"Espresso! My Espresso!"
An Ongoing Internet Novelette
by Randy Glass - Copyright 2022 - All rights reserved
E-mail me at email@example.com
Sometimes Knowledge is Cumulative. Sometimes.
Tuesday, August 2, 2022
all text and photos unless otherwise noted ©2022 - All rights reserved
| The nature of knowledge is that it is cumulative; it builds. Like a child's building-block set, each block is a small part of what is to come. The child learns through trial and error that there are stacking methods that work and others that lead to tears. The failures lead to discoveries as valuable as the successes. If you draw lines back through history, linking past events to current ones, we could say that we were able to put a man on the moon because of the discovery of smelting bronze which replaced stone tools. |
Coffee is the same. Regardless as to whether a man actually saw hyperactive goats eating some special berries which led to the first cappuccino or not, we have come a long way in regards to coffee knowledge. The science of roasting and the art of roasting and both the art and science of making a cup of coffee multiplied by the subjectiveness of tasting coffee has created a mass of information that is nearly infinite. In the past I said that if you ask three roasters about the best way to roast any given origin you will likely get at least four different answers. So much to learn and so much which should be ignored. It takes knowledge to learn which is which.
A thread on Home-Barista.com recently discussed “How do you talk to a barista?” How, indeed! Let's add yet another imponderable to the previously mentioned conundrum. To define or even understand what a barista is today you will have to encompass a very wide range of knowledge beginning with none. It can refer to a PBTC (person behind the counter) whose knowledge is limited to which button to press on a superauto espresso machine and how to use the cash register, and even that may be stretching things a bit. Towards the other extreme we will find a person who knows the roast and blend they are using, when it was roasted, the farm on which it was grown, whether it is a natural or washed, the best temperature to brew at, how long of a pre-infusion, the size of the burrs in the grinder, and much more. For many reasons, you are most likely to find a person closer to the first example than the second. It is the same difference as it is when comparing the person who asks, "Do you want fries with that?" with whom you have little to talk about and a 'Head Chef' at a fine restaurant (who likely wouldn't talk to you anway).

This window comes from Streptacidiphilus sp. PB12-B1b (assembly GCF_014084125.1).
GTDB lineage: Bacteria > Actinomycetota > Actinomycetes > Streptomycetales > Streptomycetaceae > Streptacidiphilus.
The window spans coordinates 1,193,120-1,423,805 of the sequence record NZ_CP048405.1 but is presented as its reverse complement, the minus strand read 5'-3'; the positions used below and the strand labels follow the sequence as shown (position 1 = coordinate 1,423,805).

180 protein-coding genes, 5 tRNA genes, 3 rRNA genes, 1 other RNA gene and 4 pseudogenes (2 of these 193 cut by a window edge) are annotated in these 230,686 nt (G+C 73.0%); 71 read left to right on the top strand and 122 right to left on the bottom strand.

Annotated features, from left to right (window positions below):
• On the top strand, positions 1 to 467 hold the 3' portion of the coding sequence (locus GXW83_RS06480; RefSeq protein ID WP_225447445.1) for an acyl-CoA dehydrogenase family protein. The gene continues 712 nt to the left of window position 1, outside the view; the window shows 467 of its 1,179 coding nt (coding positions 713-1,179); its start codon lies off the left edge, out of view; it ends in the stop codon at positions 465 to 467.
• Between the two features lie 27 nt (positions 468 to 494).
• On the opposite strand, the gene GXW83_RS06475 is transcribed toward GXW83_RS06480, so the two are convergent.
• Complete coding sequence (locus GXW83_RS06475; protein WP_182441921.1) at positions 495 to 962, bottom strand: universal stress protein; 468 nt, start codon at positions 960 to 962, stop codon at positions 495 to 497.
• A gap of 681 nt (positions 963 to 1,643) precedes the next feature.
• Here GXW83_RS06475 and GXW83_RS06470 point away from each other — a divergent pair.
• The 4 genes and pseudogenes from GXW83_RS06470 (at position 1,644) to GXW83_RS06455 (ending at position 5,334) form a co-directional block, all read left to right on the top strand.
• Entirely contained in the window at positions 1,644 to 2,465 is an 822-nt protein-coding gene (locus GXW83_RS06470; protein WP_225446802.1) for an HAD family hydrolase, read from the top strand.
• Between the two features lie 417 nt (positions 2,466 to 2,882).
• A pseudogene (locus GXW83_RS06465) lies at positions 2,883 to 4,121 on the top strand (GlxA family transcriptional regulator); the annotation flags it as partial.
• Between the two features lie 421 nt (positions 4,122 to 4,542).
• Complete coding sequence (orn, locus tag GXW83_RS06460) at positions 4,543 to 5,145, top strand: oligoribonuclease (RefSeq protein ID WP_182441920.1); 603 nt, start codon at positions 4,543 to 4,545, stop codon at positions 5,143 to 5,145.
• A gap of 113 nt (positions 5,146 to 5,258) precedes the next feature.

I added a couple of posts to the thread which from the various participants combined sage advice, comments on the current state of the economy, and management styles. But the answer to the question is much like that of many other cultural skills and services: sometimes you can talk to the person and learn, sometimes you can't, and there will be times that if you try you may as well try to teach a cow how to ride a unicycle. But the thread reminded me of an early incident in my coffee-life which I share with you now:
There was a coffee shop that advertised in my newspaper back in the late 90's. Whatever the date may have been, it was before I considered making coffee of any sort at home. We stopped into that shop to pick up the payment for their advertisement. We each ordered a cappuccino. Keep in mind that in that period I had no knowledge of the making of coffee beverages of any kind. The 'barista' was the shop owner. He was stretching the milk with the steam wand of the espresso machine for my beverage. I watched with interest and then asked, "What is the thermometer for?"
He answered, "It's to make sure the milk gets hot enough to kill the bacteria."
If I only knew then what I know now. I might have have shared with him the relationship between the protein and fats, about the best maximum temperature to keep the microfoam from collapsing, and how to judge that without a thermometer. But back then I was unencumbered by the thought process as well as the applicable knowledge. I assumed that he knew what he was talking about (refer to my blog Chapter 130 - False Authority - Teaching How To Make Bad Espresso). Of course, I should have known commented that if there was bacteria in that milk which needed elimination, the milk should not have been used in the first place. My most sincere apologies to Louis Pasteur for not brining him into the conversation at that time. Maybe there is some health law governing that, but it matters not.
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